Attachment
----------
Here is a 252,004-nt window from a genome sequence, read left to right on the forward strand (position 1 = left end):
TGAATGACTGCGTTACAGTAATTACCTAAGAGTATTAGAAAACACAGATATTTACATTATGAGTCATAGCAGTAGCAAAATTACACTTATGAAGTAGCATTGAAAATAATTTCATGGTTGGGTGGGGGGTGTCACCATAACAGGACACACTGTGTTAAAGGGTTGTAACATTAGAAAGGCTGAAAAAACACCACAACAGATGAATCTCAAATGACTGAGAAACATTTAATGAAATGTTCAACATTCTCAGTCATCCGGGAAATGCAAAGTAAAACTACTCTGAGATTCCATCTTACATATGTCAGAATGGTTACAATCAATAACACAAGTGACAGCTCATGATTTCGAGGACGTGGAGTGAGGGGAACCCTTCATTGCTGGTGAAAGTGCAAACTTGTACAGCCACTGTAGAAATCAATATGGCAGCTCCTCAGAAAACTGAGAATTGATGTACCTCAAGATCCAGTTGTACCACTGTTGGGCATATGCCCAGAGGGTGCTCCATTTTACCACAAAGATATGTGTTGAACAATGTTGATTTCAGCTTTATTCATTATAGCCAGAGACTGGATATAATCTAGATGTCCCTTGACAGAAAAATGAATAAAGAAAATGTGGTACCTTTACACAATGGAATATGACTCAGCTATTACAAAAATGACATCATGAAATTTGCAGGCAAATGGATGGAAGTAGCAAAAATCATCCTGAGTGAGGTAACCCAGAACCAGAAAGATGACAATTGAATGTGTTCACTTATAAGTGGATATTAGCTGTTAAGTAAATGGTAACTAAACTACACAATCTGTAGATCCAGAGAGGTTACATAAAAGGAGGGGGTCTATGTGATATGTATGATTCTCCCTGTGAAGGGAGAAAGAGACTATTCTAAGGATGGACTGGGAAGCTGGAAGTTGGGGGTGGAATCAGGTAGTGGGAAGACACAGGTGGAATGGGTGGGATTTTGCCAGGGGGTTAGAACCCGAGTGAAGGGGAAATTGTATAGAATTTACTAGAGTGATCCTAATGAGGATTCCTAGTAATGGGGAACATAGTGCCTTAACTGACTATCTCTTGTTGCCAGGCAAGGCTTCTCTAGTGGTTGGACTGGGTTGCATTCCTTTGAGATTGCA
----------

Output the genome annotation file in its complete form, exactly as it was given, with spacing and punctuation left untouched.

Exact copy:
Here is a 252,004-nt window from a genome sequence, read left to right on the forward strand (position 1 = left end):
TGAATGACTGCGTTACAGTAATTACCTAAGAGTATTAGAAAACACAGATATTTACATTATGAGTCATAGCAGTAGCAAAATTACACTTATGAAGTAGCATTGAAAATAATTTCATGGTTGGGTGGGGGGTGTCACCATAACAGGACACACTGTGTTAAAGGGTTGTAACATTAGAAAGGCTGAAAAAACACCACAACAGATGAATCTCAAATGACTGAGAAACATTTAATGAAATGTTCAACATTCTCAGTCATCCGGGAAATGCAAAGTAAAACTACTCTGAGATTCCATCTTACATATGTCAGAATGGTTACAATCAATAACACAAGTGACAGCTCATGATTTCGAGGACGTGGAGTGAGGGGAACCCTTCATTGCTGGTGAAAGTGCAAACTTGTACAGCCACTGTAGAAATCAATATGGCAGCTCCTCAGAAAACTGAGAATTGATGTACCTCAAGATCCAGTTGTACCACTGTTGGGCATATGCCCAGAGGGTGCTCCATTTTACCACAAAGATATGTGTTGAACAATGTTGATTTCAGCTTTATTCATTATAGCCAGAGACTGGATATAATCTAGATGTCCCTTGACAGAAAAATGAATAAAGAAAATGTGGTACCTTTACACAATGGAATATGACTCAGCTATTACAAAAATGACATCATGAAATTTGCAGGCAAATGGATGGAAGTAGCAAAAATCATCCTGAGTGAGGTAACCCAGAACCAGAAAGATGACAATTGAATGTGTTCACTTATAAGTGGATATTAGCTGTTAAGTAAATGGTAACTAAACTACACAATCTGTAGATCCAGAGAGGTTACATAAAAGGAGGGGGTCTATGTGATATGTATGATTCTCCCTGTGAAGGGAGAAAGAGACTATTCTAAGGATGGACTGGGAAGCTGGAAGTTGGGGGTGGAATCAGGTAGTGGGAAGACACAGGTGGAATGGGTGGGATTTTGCCAGGGGGTTAGAACCCGAGTGAAGGGGAAATTGTATAGAATTTACTAGAGTGATCCTAATGAGGATTCCTAGTAATGGGGAACATAGTGCCTTAACTGACTATCTCTTGTTGCCAGGCAAGGCTTCTCTAGTGGTTGGACTGGGTTGCATTCCTTTGAGATTGCA